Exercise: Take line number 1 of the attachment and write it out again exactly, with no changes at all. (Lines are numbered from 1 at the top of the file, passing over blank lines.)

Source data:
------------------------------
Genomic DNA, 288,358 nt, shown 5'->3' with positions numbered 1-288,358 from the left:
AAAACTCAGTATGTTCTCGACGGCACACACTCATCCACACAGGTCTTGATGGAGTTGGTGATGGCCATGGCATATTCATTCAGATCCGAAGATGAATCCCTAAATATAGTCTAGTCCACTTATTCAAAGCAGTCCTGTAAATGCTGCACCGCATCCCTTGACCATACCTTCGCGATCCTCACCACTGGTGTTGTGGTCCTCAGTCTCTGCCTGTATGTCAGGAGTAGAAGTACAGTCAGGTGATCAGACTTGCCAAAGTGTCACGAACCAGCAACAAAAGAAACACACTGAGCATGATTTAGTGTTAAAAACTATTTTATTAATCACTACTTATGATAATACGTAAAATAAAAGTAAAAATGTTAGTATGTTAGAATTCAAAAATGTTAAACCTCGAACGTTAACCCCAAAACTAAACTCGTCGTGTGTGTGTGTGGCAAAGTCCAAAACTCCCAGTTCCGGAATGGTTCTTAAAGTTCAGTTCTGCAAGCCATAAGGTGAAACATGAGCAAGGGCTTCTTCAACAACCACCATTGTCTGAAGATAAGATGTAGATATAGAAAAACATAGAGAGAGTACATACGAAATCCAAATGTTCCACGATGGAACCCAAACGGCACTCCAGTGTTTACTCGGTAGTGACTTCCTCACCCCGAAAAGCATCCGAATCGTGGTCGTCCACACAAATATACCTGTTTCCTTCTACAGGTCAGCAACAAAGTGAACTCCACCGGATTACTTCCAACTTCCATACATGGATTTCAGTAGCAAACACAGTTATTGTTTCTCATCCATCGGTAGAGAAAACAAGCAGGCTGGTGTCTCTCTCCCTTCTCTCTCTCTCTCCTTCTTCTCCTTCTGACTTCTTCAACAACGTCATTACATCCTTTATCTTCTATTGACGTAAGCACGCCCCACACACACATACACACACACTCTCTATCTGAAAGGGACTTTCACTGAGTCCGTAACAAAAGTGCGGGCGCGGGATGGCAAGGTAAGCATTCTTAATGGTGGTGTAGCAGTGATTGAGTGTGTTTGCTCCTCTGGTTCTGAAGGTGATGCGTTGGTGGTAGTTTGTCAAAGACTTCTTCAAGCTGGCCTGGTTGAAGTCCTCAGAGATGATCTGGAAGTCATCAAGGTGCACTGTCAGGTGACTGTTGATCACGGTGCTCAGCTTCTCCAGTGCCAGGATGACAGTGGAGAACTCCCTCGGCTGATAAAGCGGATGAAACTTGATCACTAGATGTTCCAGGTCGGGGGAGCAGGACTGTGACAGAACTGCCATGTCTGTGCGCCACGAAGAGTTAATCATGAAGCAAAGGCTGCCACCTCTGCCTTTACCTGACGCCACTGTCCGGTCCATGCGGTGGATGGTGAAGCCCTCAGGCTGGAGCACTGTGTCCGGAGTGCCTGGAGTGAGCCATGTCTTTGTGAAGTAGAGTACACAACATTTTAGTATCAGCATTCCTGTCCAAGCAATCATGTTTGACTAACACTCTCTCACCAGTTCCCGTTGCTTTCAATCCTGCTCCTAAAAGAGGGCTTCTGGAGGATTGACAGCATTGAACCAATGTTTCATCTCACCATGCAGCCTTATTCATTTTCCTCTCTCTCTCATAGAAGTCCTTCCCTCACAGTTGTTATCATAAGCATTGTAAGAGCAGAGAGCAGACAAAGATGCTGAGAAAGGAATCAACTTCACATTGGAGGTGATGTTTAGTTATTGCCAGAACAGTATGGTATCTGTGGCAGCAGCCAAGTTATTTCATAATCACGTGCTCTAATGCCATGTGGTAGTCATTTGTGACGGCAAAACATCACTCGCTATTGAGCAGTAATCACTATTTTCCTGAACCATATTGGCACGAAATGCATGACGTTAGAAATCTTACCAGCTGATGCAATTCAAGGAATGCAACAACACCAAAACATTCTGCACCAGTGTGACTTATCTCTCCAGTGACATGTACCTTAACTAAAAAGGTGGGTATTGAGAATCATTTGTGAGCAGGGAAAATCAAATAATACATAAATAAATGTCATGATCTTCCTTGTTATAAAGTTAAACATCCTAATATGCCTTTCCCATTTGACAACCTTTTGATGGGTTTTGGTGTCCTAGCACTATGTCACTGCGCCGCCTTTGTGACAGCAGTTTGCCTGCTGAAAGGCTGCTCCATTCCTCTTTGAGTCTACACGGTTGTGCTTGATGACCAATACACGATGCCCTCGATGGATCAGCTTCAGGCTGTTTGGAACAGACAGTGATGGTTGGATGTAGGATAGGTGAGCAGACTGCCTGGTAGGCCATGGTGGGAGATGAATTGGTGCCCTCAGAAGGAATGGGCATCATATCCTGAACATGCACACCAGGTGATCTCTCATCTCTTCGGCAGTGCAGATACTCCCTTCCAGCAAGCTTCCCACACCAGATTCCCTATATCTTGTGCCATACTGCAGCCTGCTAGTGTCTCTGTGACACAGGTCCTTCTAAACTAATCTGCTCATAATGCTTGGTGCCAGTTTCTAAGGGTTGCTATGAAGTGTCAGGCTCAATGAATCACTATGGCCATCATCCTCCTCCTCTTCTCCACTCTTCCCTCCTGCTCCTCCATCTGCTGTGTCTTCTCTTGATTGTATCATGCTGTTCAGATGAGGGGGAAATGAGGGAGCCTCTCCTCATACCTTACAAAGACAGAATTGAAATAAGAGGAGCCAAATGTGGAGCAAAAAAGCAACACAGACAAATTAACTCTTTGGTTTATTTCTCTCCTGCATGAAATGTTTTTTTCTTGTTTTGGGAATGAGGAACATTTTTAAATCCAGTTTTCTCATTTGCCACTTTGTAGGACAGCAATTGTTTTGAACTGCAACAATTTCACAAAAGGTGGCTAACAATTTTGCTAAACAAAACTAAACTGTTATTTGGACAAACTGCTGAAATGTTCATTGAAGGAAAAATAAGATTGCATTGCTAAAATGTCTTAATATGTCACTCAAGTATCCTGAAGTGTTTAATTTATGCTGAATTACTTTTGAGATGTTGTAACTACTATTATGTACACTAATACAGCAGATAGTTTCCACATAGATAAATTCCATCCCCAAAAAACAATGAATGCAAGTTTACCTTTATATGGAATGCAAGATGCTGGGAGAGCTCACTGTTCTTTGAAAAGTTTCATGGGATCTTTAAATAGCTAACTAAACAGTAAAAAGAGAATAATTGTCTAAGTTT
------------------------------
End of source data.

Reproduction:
Genomic DNA, 288,358 nt, shown 5'->3' with positions numbered 1-288,358 from the left: